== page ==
Flat White

Chairman Dan, tribune of the former workers

15 October 2020

12:08 PM

15 October 2020

12:08 PM

The September unemployment figures are out — and we can clearly see results of the champion efforts of Daniel Andrews and his government.

The headline figures are grim enough: seasonally adjusted employment decreased by 30,000 people (0.2 per cent) between August and September and unemployment increased by 11,000.

But take a look at the figures for Victoria alone. The state supposedly responsible for a quarter of the country’s economic activity is plunging into a pit, dragging the national results down with it as it falls.

According to the ABS, employment in Victoria decreased by 36,000 last month, following a fall of 37,000 in August. Hours worked in the state fell by a further 2.1 per cent, following the 4.6 per cent fall in August.

Nationally, the Bureau reports that the decrease in employment and increase in unemployment saw the unemployment rate rise from 6.8 per cent to 6.9 per cent.

And Victoria? Its unemployment rate decreased from 7.1 per cent to 6.7 per cent.

Yes. You read that right. It fell because the Victorian participation rate — the number of people either in work or looking for work — fell one whole percentage point in September. In other words, these people either gave up working, gave up looking for work — or both.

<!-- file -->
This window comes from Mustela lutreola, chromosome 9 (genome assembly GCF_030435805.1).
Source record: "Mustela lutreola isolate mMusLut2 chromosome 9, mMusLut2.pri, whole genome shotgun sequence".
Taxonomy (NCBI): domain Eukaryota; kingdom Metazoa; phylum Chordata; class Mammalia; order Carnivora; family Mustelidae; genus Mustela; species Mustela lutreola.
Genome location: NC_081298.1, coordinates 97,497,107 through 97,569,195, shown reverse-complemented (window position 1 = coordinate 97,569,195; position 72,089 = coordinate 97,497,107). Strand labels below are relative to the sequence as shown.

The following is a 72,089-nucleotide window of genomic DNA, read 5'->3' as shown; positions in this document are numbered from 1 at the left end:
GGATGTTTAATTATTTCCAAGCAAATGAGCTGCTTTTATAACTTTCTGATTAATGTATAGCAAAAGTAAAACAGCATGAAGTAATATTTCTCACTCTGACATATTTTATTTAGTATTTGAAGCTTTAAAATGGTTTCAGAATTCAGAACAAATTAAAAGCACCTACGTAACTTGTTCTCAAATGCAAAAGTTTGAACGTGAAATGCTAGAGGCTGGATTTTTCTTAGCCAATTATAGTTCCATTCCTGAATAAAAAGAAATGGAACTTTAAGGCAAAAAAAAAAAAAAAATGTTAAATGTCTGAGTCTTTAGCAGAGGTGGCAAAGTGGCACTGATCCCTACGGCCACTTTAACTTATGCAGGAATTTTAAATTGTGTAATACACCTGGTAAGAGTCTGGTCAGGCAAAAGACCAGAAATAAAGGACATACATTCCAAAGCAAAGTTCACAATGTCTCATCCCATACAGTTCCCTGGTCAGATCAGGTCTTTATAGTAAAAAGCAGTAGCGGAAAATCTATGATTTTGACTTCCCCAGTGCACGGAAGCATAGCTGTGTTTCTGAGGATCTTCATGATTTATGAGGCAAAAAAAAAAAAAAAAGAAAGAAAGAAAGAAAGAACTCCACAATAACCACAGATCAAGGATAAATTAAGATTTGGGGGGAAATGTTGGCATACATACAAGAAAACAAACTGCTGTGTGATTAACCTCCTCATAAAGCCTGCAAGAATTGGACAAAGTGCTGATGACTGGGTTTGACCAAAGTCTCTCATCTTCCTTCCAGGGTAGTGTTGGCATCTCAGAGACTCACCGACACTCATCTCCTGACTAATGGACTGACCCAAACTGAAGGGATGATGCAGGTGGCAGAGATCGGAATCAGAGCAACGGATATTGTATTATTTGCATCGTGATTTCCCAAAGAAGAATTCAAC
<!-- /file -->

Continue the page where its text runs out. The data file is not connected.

This sign of despair bought the Victorian unemployment figure down (the ABS notes the Victorian participation rate is 3.4 percentage points below the March results).

Nationally, it’s bad enough:

  • The unemployment rate increased to 6.9%.
  • The participation rate decreased to 64.8%.
  • Employment decreased to 12,571,900.
  • Employment to population ratio decreased to 60.3%.
  • Underemployment rate increased to 11.4%.
  • Monthly hours worked increased by 9 million hours.

Only that last figure is positive — but wait until you see how Victoria compares there:

Australian Bureau of Statistics


Got something to add? Join the discussion and comment below.

Show comments